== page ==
In May 2015, the new President of Nigeria; Muhammadu Buhari was elected. He described Nigeria’s economy as being “in a precarious state,” due to external factors: mainly falling oil prices that intensified internal problems and poor management that enabled or encouraged mass theft of state revenues. During his speech at his inauguration, President Buhari said:

careful management will be needed to bring the Nigerian economy out of the deep trouble it is in.

He also pledged to take action to tackle the Boko Haram insurgents who have terrorized the people of the impoverished North-Eastern region and neighbouring nations. Stocks surged and investors had high expectations and believed that the former military dictator would be more effective at managing the economy than his predecessor was, but less than a year later that outlook has changed drastically.
For the first time in twelve years, the fall in prices badly affected Nigeria as oil earnings account for majority of its income. Oil prices fell below $30 a barrel and Nigerian stocks fell to a three year low in reaction to the continued fall of oil prices. Investors have been dumping stocks in fear of the absence of a plan to manage the situation thereby resulting in a plunge in all share index of the country.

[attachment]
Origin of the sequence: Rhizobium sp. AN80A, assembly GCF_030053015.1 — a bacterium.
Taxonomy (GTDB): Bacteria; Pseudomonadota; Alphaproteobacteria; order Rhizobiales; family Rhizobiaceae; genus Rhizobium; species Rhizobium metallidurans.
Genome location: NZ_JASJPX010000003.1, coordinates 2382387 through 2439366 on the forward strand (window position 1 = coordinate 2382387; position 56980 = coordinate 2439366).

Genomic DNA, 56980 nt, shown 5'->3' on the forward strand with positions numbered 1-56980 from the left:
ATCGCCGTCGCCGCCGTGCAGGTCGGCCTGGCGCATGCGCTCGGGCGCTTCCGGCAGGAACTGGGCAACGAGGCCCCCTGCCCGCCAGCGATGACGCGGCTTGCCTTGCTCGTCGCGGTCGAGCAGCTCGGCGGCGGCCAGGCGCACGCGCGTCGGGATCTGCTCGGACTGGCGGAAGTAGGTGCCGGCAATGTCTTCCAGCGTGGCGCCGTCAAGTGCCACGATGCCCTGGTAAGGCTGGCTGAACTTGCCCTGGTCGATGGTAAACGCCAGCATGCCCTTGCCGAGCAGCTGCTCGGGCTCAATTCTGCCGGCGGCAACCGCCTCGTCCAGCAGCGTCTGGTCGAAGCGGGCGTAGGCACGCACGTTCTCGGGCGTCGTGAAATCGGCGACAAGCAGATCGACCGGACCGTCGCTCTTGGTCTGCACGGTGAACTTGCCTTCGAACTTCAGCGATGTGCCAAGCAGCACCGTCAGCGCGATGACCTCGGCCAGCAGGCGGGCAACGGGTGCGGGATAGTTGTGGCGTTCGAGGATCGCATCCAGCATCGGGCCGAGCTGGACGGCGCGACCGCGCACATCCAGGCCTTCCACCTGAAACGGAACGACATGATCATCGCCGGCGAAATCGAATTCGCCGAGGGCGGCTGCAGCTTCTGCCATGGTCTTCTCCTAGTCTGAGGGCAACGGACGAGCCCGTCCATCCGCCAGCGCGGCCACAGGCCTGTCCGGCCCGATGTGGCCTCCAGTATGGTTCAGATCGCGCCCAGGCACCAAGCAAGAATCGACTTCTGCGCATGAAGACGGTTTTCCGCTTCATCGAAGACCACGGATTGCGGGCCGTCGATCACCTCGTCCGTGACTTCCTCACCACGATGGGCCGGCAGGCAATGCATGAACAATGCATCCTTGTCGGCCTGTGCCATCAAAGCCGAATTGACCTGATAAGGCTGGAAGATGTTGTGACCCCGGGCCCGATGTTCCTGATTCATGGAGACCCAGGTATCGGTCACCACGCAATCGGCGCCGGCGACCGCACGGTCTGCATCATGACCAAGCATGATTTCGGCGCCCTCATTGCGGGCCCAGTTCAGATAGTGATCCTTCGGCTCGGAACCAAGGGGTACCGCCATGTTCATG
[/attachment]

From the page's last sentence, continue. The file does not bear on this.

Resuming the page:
The fall in oil prices also led to a fall in the country’s foreign reserves, pushing the central bank to establish unusual monetary policies and impose strict restrictions which had little effect on the back sliding of the Naira. The official exchange rate of the Naira to the Dollar has fallen over 25% in two years and it is now 200 Naira to 1 Dollar. But the more realistic value is seen on the parallel market in recent days where the naira’s value has fallen to 300 naira or more to exchange for a dollar.